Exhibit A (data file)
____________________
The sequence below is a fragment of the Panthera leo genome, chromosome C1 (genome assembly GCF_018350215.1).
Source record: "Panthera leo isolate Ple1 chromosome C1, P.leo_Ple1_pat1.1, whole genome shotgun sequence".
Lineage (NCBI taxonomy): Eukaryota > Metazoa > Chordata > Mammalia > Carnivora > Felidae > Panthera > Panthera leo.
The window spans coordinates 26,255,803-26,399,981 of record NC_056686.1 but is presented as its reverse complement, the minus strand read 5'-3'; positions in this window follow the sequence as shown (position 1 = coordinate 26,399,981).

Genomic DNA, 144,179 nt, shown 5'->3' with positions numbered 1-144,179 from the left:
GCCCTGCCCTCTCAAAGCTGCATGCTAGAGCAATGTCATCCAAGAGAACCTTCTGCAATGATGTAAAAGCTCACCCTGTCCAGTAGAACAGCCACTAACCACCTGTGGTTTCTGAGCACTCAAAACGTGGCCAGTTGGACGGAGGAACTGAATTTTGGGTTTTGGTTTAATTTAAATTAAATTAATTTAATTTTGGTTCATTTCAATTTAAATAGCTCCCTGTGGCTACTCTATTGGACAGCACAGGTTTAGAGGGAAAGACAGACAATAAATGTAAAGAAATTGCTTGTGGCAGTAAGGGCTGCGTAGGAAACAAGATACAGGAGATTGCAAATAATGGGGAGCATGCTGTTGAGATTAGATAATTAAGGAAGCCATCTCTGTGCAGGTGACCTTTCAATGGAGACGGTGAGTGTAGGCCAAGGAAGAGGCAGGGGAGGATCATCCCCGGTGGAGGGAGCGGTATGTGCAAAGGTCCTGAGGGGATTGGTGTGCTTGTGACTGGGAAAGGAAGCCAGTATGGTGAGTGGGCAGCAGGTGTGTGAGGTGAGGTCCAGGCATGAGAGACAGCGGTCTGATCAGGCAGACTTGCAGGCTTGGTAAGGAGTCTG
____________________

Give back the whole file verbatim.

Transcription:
The sequence below is a fragment of the Panthera leo genome, chromosome C1 (genome assembly GCF_018350215.1).
Source record: "Panthera leo isolate Ple1 chromosome C1, P.leo_Ple1_pat1.1, whole genome shotgun sequence".
Lineage (NCBI taxonomy): Eukaryota > Metazoa > Chordata > Mammalia > Carnivora > Felidae > Panthera > Panthera leo.
The window spans coordinates 26,255,803-26,399,981 of record NC_056686.1 but is presented as its reverse complement, the minus strand read 5'-3'; positions in this window follow the sequence as shown (position 1 = coordinate 26,399,981).

Genomic DNA, 144,179 nt, shown 5'->3' with positions numbered 1-144,179 from the left:
GCCCTGCCCTCTCAAAGCTGCATGCTAGAGCAATGTCATCCAAGAGAACCTTCTGCAATGATGTAAAAGCTCACCCTGTCCAGTAGAACAGCCACTAACCACCTGTGGTTTCTGAGCACTCAAAACGTGGCCAGTTGGACGGAGGAACTGAATTTTGGGTTTTGGTTTAATTTAAATTAAATTAATTTAATTTTGGTTCATTTCAATTTAAATAGCTCCCTGTGGCTACTCTATTGGACAGCACAGGTTTAGAGGGAAAGACAGACAATAAATGTAAAGAAATTGCTTGTGGCAGTAAGGGCTGCGTAGGAAACAAGATACAGGAGATTGCAAATAATGGGGAGCATGCTGTTGAGATTAGATAATTAAGGAAGCCATCTCTGTGCAGGTGACCTTTCAATGGAGACGGTGAGTGTAGGCCAAGGAAGAGGCAGGGGAGGATCATCCCCGGTGGAGGGAGCGGTATGTGCAAAGGTCCTGAGGGGATTGGTGTGCTTGTGACTGGGAAAGGAAGCCAGTATGGTGAGTGGGCAGCAGGTGTGTGAGGTGAGGTCCAGGCATGAGAGACAGCGGTCTGATCAGGCAGACTTGCAGGCTTGGTAAGGAGTCTG